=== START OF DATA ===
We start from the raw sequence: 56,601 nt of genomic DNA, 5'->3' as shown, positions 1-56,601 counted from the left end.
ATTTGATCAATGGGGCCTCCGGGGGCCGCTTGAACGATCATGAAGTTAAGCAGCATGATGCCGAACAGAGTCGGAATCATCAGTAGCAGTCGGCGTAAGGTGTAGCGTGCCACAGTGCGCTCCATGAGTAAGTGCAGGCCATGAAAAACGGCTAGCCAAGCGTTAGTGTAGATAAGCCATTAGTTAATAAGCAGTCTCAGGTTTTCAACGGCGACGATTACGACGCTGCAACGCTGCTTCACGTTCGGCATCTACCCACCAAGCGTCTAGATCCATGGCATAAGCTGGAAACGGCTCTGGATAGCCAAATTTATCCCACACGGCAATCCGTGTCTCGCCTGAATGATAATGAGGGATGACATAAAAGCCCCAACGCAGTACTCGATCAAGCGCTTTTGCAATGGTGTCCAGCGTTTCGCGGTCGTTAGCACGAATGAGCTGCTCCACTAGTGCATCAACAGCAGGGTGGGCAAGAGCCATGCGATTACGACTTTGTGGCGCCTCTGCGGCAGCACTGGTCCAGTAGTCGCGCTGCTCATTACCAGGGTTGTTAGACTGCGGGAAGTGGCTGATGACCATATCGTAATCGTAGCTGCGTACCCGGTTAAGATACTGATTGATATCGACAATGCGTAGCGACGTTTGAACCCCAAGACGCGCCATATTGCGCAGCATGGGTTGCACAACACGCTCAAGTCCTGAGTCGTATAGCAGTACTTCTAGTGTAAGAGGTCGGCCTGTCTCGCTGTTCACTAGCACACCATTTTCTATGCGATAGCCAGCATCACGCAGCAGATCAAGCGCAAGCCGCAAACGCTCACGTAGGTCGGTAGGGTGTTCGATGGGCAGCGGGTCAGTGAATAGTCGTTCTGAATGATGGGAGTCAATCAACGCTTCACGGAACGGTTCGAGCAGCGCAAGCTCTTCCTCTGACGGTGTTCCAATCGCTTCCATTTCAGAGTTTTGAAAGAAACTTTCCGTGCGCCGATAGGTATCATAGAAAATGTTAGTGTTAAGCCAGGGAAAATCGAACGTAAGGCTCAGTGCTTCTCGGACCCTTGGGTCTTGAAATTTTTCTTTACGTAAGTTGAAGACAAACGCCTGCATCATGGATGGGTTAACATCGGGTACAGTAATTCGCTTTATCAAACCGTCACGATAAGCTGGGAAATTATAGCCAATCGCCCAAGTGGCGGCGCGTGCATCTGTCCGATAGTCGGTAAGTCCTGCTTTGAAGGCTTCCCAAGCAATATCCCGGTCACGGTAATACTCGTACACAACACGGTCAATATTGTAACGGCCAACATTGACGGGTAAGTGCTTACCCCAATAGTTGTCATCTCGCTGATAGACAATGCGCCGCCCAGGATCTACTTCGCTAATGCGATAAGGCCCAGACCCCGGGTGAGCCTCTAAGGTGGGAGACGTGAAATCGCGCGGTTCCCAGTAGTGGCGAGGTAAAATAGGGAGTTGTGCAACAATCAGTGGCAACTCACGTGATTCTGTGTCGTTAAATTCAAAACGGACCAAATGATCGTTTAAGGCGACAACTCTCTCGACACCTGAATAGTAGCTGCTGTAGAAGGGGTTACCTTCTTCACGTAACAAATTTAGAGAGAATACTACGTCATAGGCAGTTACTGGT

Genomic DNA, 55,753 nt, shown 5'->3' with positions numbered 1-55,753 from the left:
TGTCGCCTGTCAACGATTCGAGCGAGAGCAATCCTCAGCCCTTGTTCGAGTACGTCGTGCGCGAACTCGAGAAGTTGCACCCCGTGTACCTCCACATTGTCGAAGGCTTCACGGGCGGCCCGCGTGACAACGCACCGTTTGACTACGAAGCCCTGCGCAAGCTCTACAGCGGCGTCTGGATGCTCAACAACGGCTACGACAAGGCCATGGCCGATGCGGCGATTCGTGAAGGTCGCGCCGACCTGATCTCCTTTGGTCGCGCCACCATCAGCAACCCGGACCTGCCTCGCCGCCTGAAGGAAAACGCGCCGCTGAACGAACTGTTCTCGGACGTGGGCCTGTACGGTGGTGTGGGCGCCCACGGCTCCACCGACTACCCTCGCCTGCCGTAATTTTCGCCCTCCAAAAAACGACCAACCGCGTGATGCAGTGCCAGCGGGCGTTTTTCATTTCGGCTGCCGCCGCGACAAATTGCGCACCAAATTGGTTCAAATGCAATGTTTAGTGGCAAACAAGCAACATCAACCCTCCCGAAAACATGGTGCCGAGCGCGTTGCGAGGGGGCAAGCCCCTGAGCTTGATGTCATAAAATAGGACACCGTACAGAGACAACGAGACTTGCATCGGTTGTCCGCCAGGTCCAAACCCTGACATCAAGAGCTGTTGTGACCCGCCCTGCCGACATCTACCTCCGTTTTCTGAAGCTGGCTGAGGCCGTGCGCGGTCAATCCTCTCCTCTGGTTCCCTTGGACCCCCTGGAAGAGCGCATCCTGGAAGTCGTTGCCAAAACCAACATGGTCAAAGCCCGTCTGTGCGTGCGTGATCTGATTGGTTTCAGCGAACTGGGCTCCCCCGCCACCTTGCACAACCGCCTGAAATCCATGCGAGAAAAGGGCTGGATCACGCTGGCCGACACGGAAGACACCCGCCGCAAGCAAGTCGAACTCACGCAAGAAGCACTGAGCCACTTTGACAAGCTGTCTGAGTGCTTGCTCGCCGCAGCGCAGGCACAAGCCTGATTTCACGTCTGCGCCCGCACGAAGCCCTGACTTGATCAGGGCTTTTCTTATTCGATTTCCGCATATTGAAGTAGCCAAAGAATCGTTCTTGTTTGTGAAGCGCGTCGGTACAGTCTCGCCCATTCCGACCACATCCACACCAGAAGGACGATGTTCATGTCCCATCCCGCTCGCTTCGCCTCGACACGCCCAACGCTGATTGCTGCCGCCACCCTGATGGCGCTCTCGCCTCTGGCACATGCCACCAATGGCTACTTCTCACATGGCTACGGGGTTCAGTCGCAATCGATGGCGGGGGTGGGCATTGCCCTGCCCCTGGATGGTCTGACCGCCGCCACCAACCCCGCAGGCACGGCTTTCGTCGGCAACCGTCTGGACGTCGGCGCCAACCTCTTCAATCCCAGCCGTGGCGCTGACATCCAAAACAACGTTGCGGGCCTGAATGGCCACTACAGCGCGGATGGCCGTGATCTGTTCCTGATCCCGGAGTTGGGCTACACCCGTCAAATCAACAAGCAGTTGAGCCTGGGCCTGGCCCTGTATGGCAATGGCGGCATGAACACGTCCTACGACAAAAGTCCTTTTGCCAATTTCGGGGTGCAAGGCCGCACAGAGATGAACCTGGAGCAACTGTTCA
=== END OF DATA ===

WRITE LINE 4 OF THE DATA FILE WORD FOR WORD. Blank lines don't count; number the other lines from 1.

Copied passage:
TGTCGCCTGTCAACGATTCGAGCGAGAGCAATCCTCAGCCCTTGTTCGAGTACGTCGTGCGCGAACTCGAGAAGTTGCACCCCGTGTACCTCCACATTGTCGAAGGCTTCACGGGCGGCCCGCGTGACAACGCACCGTTTGACTACGAAGCCCTGCGCAAGCTCTACAGCGGCGTCTGGATGCTCAACAACGGCTACGACAAGGCCATGGCCGATGCGGCGATTCGTGAAGGTCGCGCCGACCTGATCTCCTTTGGTCGCGCCACCATCAGCAACCCGGACCTGCCTCGCCGCCTGAAGGAAAACGCGCCGCTGAACGAACTGTTCTCGGACGTGGGCCTGTACGGTGGTGTGGGCGCCCACGGCTCCACCGACTACCCTCGCCTGCCGTAATTTTCGCCCTCCAAAAAACGACCAACCGCGTGATGCAGTGCCAGCGGGCGTTTTTCATTTCGGCTGCCGCCGCGACAAATTGCGCACCAAATTGGTTCAAATGCAATGTTTAGTGGCAAACAAGCAACATCAACCCTCCCGAAAACATGGTGCCGAGCGCGTTGCGAGGGGGCAAGCCCCTGAGCTTGATGTCATAAAATAGGACACCGTACAGAGACAACGAGACTTGCATCGGTTGTCCGCCAGGTCCAAACCCTGACATCAAGAGCTGTTGTGACCCGCCCTGCCGACATCTACCTCCGTTTTCTGAAGCTGGCTGAGGCCGTGCGCGGTCAATCCTCTCCTCTGGTTCCCTTGGACCCCCTGGAAGAGCGCATCCTGGAAGTCGTTGCCAAAACCAACATGGTCAAAGCCCGTCTGTGCGTGCGTGATCTGATTGGTTTCAGCGAACTGGGCTCCCCCGCCACCTTGCACAACCGCCTGAAATCCATGCGAGAAAAGGGCTGGATCACGCTGGCCGACACGGAAGACACCCGCCGCAAGCAAGTCGAACTCACGCAAGAAGCACTGAGCCACTTTGACAAGCTGTCTGAGTGCTTGCTCGCCGCAGCGCAGGCACAAGCCTGATTTCACGTCTGCGCCCGCACGAAGCCCTGACTTGATCAGGGCTTTTCTTATTCGATTTCCGCATATTGAAGTAGCCAAAGAATCGTTCTTGTTTGTGAAGCGCGTCGGTACAGTCTCGCCCATTCCGACCACATCCACACCAGAAGGACGATGTTCATGTCCCATCCCGCTCGCTTCGCCTCGACACGCCCAACGCTGATTGCTGCCGCCACCCTGATGGCGCTCTCGCCTCTGGCACATGCCACCAATGGCTACTTCTCACATGGCTACGGGGTTCAGTCGCAATCGATGGCGGGGGTGGGCATTGCCCTGCCCCTGGATGGTCTGACCGCCGCCACCAACCCCGCAGGCACGGCTTTCGTCGGCAACCGTCTGGACGTCGGCGCCAACCTCTTCAATCCCAGCCGTGGCGCTGACATCCAAAACAACGTTGCGGGCCTGAATGGCCACTACAGCGCGGATGGCCGTGATCTGTTCCTGATCCCGGAGTTGGGCTACACCCGTCAAATCAACAAGCAGTTGAGCCTGGGCCTGGCCCTGTATGGCAATGGCGGCATGAACACGTCCTACGACAAAAGTCCTTTTGCCAATTTCGGGGTGCAAGGCCGCACAGAGATGAACCTGGAGCAACTGTTCA